not believe the old woman, until he sees the brooms’ white ghost circling his house. Night after night it returns, tapping the axe lightly on the Spivey’s door. Terrified, Mr and Mrs Spivey pack up their possessions and their eight children, and leave. To his credit, Mr Spivey tries to convince the widow to come with them, but she declines. Later that night, Minna is awoken by a tune being played one note at a time on the piano. “You play so nicely.“, she tells the broom, still covered in the coat of white paint she’d given it. The broom bows, puts a log on the fire, and this wickedly clever tale comes to a close.
The production of The Widow’s Broom is exceptional. The graphite drawings of everything from a forest of dark spruce trees to a flock of frightened chickens are so exquisitely rendered, and reproduced, the pages seem like individual prints, or even originals. There is an irresistable tactility to the ‘pencil’ art in The Widow’s Broom, and yet, I’m almost afraid to touch the illustrations, lest a finger smudge the image. According to the Houghton Mifflin website, the drawings’ unusual texture was created by using a very dark litho pencil on coquille board, whose surface contains minute, pebble-like stipples, clearly visible in the illustrations. The most stunning drawing in the book is the witch. Like a scultpure, bathed in the dark light of a haunted wood, she is a powerful, unknowable presence on the page. It’s quite breathtaking. The piano-playing, axe-wielding broom packs less of a visual punch, but Van Allsburg somehow manages to imbue the broom with a loyalty and an industriousness so endearing, Harry Potter himself would sell his left Quaffle to possess the thing.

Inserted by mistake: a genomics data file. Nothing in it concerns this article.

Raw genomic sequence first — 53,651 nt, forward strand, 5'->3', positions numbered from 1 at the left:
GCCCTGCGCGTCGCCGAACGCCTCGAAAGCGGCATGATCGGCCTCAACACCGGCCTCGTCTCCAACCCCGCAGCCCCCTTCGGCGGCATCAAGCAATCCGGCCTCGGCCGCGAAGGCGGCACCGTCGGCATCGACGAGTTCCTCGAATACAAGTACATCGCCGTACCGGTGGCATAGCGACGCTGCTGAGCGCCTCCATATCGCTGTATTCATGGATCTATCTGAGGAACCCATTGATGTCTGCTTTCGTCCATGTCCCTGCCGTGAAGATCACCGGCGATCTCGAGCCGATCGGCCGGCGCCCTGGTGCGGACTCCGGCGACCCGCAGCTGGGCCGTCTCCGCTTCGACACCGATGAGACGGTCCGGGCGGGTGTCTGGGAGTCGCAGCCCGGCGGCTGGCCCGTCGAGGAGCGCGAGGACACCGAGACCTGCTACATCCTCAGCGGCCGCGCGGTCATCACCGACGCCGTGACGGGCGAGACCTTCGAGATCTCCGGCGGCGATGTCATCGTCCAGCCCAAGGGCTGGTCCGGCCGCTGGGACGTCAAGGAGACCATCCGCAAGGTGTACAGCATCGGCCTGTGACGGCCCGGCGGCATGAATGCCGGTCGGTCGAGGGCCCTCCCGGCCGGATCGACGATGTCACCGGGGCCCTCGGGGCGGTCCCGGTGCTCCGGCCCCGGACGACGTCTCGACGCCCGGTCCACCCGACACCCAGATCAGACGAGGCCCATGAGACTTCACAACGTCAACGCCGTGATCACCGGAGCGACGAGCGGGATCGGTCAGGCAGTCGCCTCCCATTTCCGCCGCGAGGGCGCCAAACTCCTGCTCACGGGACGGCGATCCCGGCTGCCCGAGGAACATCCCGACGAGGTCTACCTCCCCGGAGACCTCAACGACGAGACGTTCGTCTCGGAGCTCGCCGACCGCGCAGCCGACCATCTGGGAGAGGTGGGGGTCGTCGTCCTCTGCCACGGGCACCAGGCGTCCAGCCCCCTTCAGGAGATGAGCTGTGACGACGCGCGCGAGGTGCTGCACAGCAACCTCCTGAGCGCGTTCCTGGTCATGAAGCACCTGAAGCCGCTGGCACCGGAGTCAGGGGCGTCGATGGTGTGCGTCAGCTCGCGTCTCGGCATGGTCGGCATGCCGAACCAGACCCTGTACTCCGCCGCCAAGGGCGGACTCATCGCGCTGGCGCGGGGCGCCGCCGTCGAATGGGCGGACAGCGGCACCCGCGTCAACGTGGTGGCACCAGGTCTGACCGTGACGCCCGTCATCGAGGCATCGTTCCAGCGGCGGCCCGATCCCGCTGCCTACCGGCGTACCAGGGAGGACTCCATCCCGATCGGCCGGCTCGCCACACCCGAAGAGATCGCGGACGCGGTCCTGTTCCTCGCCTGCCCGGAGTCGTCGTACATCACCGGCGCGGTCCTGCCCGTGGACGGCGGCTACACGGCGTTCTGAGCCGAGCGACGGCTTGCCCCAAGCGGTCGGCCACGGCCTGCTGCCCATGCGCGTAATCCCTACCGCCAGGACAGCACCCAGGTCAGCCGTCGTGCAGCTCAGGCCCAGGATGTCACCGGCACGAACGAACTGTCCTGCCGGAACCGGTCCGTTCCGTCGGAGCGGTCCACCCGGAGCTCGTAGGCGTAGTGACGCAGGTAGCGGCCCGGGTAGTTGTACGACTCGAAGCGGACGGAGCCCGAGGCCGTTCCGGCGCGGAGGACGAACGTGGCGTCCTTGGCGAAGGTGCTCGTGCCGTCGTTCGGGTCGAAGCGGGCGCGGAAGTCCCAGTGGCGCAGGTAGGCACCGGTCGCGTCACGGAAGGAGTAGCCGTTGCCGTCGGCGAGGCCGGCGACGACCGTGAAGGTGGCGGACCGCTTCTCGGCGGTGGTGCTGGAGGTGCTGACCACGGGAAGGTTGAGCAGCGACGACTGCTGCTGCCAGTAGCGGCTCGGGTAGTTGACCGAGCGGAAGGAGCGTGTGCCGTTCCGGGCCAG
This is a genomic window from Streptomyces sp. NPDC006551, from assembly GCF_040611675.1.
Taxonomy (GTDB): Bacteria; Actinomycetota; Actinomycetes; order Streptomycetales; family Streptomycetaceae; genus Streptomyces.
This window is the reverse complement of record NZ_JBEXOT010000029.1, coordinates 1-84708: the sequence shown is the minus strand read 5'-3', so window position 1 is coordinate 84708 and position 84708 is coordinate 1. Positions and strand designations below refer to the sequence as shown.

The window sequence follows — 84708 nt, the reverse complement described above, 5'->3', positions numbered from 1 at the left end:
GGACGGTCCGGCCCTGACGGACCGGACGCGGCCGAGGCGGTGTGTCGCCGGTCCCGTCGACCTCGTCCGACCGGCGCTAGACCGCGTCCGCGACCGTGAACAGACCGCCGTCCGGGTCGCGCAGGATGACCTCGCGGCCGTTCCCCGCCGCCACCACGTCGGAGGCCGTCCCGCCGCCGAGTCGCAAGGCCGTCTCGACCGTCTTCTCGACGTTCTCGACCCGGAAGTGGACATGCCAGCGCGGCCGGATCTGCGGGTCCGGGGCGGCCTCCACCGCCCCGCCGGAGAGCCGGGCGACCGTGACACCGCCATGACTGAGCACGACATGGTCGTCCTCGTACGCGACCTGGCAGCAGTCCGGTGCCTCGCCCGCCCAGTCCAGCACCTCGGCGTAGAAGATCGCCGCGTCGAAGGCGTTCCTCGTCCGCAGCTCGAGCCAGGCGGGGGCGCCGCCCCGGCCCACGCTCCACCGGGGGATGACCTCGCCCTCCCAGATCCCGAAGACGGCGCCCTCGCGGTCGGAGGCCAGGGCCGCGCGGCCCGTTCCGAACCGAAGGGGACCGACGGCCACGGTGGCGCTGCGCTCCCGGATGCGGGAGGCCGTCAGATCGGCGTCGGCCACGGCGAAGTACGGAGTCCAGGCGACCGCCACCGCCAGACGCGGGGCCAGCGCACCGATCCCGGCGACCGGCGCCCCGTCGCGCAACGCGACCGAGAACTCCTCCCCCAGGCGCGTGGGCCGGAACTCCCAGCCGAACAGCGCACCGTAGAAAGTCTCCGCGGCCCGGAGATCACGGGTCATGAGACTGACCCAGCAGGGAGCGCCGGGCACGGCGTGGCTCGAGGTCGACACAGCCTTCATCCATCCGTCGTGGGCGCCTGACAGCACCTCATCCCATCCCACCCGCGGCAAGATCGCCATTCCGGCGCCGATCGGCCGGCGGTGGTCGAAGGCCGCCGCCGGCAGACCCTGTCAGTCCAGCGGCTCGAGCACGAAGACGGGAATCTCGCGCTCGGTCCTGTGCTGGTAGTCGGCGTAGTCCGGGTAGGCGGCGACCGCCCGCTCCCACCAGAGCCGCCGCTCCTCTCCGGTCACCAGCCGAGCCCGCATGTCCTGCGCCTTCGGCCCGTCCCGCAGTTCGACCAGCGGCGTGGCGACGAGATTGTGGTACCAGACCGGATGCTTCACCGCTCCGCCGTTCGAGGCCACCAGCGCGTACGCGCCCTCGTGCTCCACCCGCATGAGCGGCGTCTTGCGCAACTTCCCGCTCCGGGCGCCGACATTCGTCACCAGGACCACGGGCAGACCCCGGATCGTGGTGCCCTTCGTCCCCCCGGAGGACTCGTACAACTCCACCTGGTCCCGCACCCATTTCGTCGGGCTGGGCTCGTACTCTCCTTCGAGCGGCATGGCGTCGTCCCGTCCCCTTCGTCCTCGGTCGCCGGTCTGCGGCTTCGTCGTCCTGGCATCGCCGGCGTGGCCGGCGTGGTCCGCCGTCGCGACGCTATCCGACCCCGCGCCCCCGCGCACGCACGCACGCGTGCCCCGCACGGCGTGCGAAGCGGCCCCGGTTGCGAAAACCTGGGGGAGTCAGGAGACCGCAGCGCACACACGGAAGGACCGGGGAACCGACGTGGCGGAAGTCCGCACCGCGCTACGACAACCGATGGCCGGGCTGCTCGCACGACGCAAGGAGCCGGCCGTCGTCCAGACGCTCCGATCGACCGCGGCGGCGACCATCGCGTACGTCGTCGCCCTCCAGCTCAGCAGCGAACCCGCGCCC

Sometimes a pencil is not a pencil.
Not surprisingly, Chris Van Allsburg was, and still is, a sculptor. This background is particularly evident in his ‘pencil’ illustrations, such as those found in The Widow’s Broom and The Mysteries of Harris Burdick. The drawings have a visual heft, and a fantastically seemless, and yet visually complex composition. Michelangelo said, “Carving is easy, you just go down to the skin and stop.” One gets the impression that Van Allsburg approaches the page in the same way. He uncovers the images, sweeping away the extraneous material until the original vision is exposed. This explanation is the only way the absolute perfection of his illustrations make any sense.
Chris Van Allsburg grew up in Grand Rapids, Michigan. He loved drawing a child, although recalls, “certain peer pressures encouraging little fingers to learn how to hold a football instead of a crayon.” He has an advanced degree in sculpture from the Rhode Island School of Design. Working full-time as a sculptor, Van Allsburg was encouraged by David Macauley to try his hand at football, I mean, picture books, and within a few years, Van Allsburg went on to win two Caldecott Medals for Jumanji and The Polar Express, a book I will be discussing in December.
I encourage you to visit the Chris Van Allsburg website. Turns out his sculptures as just as strange and beautiful as his illustrations. Talk about an embarrassment of riches! Chris Van Allsburg must have been a very, very good person in a previous life.
The Widow’s Broom by Chris Van Allsburg, published by Houghton Mifflin, 1992
The Polar Express (to be reviewed) by Chris Van Allsburg, published by Houghton Mifflin, 1985
The Mysteries of Harris Burdick, by Chris Van Allsburg, published by Houghton Mifflin, 1984